Zapp signs up five banks for mobile payments

The idea of paying for goods with your phone isn't new, but it is fair to say that the idea has yet to genuinely take hold of the British buying public. Zapp is looking to change all of that.

In fact, the app-based payment system has just taken a big step forward, signing up five banks to work with the service. So if you happen to be bank with HSBC, First Direct, Nationwide, Santander or Metro Bank, you'll be able to use the service first later this year, which is likely to be the autumn.

On the face of it, Zapp sounds like the others that have tried and not quite succeeded. But Zapp is different because it works directly with your bank account, avoiding having to share information with a third party. This, it claims, makes the service more secure. It also works both instore via NFC or online, with the app launching at checkout from your phone or tablet. It can even work with your bills by post too. Just scan a QR code and the app will open up and offer you a means to pay.

Working with your bank account directly also allows you to access an up to date account balance too, so you can have a quick check to see if you can actually afford what you are planning to buy.

It sounds like a well thought out service and one that the competition (some of which is already in place) might well be wary of. Alternatively, like PayPal, they might welcome it as a way of changing the mindset of consumers.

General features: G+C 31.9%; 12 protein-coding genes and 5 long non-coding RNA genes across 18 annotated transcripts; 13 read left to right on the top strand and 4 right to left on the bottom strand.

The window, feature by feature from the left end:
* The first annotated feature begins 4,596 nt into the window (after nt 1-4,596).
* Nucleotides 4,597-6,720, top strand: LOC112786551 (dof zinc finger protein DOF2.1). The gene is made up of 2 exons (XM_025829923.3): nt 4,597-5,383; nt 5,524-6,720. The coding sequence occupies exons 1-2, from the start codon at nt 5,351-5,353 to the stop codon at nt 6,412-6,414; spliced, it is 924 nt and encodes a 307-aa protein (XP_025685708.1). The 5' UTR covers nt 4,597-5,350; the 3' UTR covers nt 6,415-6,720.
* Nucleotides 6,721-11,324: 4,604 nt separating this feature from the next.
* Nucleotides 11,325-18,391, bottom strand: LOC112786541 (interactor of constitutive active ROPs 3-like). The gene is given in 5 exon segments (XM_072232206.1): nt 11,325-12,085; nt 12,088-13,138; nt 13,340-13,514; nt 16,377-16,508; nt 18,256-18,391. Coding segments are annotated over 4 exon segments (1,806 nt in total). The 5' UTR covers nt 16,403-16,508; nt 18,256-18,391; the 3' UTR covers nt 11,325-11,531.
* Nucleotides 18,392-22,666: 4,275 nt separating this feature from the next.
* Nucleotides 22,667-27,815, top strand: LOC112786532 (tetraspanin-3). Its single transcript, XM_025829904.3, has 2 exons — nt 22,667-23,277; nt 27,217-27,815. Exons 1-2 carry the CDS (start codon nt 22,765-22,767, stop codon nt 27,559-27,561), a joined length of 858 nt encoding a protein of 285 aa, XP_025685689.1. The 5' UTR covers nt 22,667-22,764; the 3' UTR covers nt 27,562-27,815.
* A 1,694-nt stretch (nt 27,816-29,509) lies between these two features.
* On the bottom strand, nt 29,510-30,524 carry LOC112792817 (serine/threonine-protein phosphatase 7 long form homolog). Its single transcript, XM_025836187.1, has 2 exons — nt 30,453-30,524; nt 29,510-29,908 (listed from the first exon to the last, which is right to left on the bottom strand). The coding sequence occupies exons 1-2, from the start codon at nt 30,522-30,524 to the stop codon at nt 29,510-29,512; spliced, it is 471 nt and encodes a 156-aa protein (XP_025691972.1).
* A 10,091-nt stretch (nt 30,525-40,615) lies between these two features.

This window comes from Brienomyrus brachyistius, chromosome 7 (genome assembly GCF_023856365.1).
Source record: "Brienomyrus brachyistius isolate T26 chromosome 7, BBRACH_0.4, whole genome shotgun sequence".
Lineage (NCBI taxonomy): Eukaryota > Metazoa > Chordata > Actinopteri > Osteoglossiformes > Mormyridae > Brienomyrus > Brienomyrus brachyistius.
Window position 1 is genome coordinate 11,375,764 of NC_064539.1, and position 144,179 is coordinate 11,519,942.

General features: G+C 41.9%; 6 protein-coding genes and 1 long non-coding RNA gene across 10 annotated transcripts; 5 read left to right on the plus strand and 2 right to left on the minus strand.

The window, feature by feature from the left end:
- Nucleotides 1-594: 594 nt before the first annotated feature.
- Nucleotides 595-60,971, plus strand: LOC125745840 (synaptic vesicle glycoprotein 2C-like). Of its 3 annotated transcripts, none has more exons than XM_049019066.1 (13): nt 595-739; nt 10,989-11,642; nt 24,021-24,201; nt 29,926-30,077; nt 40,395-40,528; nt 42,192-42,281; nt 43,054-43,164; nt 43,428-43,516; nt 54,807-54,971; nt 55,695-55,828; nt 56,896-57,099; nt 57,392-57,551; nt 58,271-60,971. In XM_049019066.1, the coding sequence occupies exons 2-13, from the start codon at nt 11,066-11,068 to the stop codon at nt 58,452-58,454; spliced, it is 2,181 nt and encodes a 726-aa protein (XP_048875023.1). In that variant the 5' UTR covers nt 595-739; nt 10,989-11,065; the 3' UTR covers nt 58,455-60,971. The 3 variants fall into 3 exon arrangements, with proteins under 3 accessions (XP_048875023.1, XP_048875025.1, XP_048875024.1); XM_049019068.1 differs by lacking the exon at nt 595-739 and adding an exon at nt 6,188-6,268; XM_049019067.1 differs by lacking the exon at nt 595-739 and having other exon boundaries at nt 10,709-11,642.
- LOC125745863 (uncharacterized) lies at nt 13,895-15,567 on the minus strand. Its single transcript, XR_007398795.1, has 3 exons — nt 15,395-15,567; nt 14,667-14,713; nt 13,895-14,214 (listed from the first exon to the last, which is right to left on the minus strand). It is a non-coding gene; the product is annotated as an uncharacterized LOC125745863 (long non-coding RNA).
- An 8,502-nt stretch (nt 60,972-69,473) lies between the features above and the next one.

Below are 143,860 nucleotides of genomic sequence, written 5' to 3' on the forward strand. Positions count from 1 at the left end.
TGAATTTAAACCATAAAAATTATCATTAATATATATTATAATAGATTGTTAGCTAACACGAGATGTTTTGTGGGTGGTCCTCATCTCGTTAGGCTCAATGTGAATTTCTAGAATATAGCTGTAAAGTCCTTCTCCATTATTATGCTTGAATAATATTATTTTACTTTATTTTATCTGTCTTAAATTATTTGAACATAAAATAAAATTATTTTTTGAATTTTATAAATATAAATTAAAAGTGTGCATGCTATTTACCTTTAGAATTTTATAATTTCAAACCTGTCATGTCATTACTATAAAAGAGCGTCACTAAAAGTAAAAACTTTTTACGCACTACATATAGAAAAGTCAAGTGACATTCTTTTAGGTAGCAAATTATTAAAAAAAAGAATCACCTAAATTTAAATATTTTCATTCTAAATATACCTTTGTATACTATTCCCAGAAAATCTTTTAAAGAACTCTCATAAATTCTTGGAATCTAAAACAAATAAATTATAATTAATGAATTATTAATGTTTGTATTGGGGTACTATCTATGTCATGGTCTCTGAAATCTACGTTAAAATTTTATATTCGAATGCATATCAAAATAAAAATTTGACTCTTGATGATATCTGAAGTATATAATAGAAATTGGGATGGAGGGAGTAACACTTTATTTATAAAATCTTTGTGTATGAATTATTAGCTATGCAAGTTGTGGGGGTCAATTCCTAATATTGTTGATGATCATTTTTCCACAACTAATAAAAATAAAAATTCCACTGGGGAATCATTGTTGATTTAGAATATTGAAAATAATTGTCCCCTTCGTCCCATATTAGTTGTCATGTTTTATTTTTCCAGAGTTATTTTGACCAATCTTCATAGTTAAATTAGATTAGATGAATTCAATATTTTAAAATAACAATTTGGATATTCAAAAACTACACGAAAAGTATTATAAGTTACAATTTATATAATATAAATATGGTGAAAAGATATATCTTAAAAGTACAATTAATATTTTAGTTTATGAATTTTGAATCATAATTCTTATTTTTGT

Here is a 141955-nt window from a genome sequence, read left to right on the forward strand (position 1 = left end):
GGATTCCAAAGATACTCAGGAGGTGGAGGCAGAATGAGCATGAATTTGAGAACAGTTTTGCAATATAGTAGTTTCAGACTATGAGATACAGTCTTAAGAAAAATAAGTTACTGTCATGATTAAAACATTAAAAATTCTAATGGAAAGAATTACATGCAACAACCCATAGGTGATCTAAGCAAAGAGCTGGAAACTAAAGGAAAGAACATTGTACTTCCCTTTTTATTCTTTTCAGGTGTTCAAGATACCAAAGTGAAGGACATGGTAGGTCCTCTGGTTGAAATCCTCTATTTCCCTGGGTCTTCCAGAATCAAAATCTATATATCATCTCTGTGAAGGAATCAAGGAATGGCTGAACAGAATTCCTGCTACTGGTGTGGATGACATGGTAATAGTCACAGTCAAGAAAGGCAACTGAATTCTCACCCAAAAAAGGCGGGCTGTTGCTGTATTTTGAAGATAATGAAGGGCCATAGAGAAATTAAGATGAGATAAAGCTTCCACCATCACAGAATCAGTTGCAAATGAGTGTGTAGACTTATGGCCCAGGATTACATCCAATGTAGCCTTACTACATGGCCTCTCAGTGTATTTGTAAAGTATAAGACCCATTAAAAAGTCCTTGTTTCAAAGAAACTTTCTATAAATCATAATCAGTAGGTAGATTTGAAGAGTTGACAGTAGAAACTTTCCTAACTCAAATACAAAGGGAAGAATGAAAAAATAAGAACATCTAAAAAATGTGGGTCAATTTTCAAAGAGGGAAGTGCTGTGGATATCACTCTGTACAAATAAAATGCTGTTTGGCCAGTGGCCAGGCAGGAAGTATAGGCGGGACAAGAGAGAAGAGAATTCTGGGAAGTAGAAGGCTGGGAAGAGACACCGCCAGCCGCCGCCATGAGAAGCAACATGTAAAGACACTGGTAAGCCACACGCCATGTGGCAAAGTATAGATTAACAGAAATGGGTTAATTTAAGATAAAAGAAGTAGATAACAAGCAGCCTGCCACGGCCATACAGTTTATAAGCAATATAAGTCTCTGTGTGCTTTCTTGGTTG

Rob Skinner, head of public relations at PayPal UK and Ireland, said: 'Money’s digital switchover is underway. By 2016, we predict that you won’t need a physical wallet to shop on the British high street - our vision is that the digital wallet doesn’t just replace a physical wallet but is something that will include offers and loyalty schemes as well as bank accounts, credit and debit cards. That's why we welcome new players such as Zapp to the market, to join us on the road to realising the future of money.'

If the idea grabs you, a website is already up and running to explain the service in more detail.

Source: Daily Telegraph

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